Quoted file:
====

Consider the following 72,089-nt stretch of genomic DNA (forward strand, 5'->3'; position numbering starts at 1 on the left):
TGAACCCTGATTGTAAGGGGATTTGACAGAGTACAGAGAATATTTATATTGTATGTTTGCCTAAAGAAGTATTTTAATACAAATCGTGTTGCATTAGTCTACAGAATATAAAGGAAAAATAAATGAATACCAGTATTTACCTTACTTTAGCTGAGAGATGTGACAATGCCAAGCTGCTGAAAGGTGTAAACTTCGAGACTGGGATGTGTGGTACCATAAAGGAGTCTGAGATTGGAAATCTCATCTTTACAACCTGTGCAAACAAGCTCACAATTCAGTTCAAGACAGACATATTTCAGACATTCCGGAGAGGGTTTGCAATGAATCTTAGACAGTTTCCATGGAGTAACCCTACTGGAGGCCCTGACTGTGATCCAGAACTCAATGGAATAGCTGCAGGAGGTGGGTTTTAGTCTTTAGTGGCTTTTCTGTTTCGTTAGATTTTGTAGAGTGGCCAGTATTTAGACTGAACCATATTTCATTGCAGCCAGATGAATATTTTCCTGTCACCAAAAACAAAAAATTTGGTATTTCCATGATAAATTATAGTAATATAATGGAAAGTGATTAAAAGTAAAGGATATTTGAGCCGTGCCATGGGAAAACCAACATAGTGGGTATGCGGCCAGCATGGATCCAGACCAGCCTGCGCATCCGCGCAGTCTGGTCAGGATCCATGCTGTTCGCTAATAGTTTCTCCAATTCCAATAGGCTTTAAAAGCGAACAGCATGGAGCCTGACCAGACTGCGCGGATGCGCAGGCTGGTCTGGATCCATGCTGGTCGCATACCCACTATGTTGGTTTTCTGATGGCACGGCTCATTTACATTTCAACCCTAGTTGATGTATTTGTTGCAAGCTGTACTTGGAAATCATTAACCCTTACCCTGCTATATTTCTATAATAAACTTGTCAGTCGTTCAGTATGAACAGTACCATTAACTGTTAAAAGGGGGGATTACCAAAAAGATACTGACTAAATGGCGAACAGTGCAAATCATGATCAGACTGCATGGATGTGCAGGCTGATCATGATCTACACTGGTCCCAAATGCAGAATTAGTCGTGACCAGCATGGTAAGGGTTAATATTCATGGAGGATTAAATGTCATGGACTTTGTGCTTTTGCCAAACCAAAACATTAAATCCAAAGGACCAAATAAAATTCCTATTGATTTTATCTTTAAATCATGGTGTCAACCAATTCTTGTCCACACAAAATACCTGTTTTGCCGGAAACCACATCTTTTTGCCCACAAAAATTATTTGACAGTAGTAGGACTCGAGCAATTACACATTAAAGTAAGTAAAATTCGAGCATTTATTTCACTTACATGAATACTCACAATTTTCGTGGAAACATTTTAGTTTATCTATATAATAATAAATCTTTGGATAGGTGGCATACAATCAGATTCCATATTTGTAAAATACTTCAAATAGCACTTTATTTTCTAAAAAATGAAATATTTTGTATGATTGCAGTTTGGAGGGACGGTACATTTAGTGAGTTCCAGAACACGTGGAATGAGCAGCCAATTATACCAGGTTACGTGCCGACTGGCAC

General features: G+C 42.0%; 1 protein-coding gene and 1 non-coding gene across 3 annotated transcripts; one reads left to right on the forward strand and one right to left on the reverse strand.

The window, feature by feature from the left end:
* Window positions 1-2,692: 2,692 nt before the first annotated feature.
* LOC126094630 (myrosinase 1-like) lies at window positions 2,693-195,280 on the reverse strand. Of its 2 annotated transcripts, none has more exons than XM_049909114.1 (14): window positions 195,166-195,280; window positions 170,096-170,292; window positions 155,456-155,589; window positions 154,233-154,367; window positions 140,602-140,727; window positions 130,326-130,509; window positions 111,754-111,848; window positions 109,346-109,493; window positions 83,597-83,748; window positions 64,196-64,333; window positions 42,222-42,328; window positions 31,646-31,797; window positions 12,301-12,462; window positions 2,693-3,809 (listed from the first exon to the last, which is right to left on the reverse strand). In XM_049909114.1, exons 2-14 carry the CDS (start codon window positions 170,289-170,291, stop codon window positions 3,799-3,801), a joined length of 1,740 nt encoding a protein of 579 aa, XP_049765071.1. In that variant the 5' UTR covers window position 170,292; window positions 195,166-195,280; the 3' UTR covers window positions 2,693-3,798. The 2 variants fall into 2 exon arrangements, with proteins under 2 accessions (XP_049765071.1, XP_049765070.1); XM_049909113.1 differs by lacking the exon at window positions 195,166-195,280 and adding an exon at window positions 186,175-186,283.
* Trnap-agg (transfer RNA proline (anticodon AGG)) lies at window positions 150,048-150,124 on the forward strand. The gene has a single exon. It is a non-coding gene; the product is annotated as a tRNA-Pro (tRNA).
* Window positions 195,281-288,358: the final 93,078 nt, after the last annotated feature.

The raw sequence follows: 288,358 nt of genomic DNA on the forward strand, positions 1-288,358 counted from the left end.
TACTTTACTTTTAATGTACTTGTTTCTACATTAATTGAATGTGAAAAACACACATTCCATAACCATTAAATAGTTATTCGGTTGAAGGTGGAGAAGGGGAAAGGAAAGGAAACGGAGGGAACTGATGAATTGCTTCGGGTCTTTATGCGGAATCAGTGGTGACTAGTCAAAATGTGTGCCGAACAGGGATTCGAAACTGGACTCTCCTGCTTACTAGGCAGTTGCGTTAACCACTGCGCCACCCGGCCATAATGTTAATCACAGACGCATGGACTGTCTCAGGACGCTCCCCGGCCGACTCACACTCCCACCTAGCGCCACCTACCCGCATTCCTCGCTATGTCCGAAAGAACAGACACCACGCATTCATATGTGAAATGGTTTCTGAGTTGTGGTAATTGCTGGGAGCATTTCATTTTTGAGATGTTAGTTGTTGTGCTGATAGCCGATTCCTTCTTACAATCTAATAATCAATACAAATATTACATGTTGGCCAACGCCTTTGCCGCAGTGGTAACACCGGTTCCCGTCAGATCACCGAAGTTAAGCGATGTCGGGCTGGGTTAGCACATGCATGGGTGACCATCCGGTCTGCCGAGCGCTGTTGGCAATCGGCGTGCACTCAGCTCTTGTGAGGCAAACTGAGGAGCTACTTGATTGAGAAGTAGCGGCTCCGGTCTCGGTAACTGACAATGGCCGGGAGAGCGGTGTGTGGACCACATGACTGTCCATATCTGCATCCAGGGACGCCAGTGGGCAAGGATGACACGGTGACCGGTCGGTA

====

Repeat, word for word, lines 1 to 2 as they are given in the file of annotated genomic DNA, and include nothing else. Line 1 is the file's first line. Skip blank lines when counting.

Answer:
Consider the following 72,089-nt stretch of genomic DNA (forward strand, 5'->3'; position numbering starts at 1 on the left):
TGAACCCTGATTGTAAGGGGATTTGACAGAGTACAGAGAATATTTATATTGTATGTTTGCCTAAAGAAGTATTTTAATACAAATCGTGTTGCATTAGTCTACAGAATATAAAGGAAAAATAAATGAATACCAGTATTTACCTTACTTTAGCTGAGAGATGTGACAATGCCAAGCTGCTGAAAGGTGTAAACTTCGAGACTGGGATGTGTGGTACCATAAAGGAGTCTGAGATTGGAAATCTCATCTTTACAACCTGTGCAAACAAGCTCACAATTCAGTTCAAGACAGACATATTTCAGACATTCCGGAGAGGGTTTGCAATGAATCTTAGACAGTTTCCATGGAGTAACCCTACTGGAGGCCCTGACTGTGATCCAGAACTCAATGGAATAGCTGCAGGAGGTGGGTTTTAGTCTTTAGTGGCTTTTCTGTTTCGTTAGATTTTGTAGAGTGGCCAGTATTTAGACTGAACCATATTTCATTGCAGCCAGATGAATATTTTCCTGTCACCAAAAACAAAAAATTTGGTATTTCCATGATAAATTATAGTAATATAATGGAAAGTGATTAAAAGTAAAGGATATTTGAGCCGTGCCATGGGAAAACCAACATAGTGGGTATGCGGCCAGCATGGATCCAGACCAGCCTGCGCATCCGCGCAGTCTGGTCAGGATCCATGCTGTTCGCTAATAGTTTCTCCAATTCCAATAGGCTTTAAAAGCGAACAGCATGGAGCCTGACCAGACTGCGCGGATGCGCAGGCTGGTCTGGATCCATGCTGGTCGCATACCCACTATGTTGGTTTTCTGATGGCACGGCTCATTTACATTTCAACCCTAGTTGATGTATTTGTTGCAAGCTGTACTTGGAAATCATTAACCCTTACCCTGCTATATTTCTATAATAAACTTGTCAGTCGTTCAGTATGAACAGTACCATTAACTGTTAAAAGGGGGGATTACCAAAAAGATACTGACTAAATGGCGAACAGTGCAAATCATGATCAGACTGCATGGATGTGCAGGCTGATCATGATCTACACTGGTCCCAAATGCAGAATTAGTCGTGACCAGCATGGTAAGGGTTAATATTCATGGAGGATTAAATGTCATGGACTTTGTGCTTTTGCCAAACCAAAACATTAAATCCAAAGGACCAAATAAAATTCCTATTGATTTTATCTTTAAATCATGGTGTCAACCAATTCTTGTCCACACAAAATACCTGTTTTGCCGGAAACCACATCTTTTTGCCCACAAAAATTATTTGACAGTAGTAGGACTCGAGCAATTACACATTAAAGTAAGTAAAATTCGAGCATTTATTTCACTTACATGAATACTCACAATTTTCGTGGAAACATTTTAGTTTATCTATATAATAATAAATCTTTGGATAGGTGGCATACAATCAGATTCCATATTTGTAAAATACTTCAAATAGCACTTTATTTTCTAAAAAATGAAATATTTTGTATGATTGCAGTTTGGAGGGACGGTACATTTAGTGAGTTCCAGAACACGTGGAATGAGCAGCCAATTATACCAGGTTACGTGCCGACTGGCAC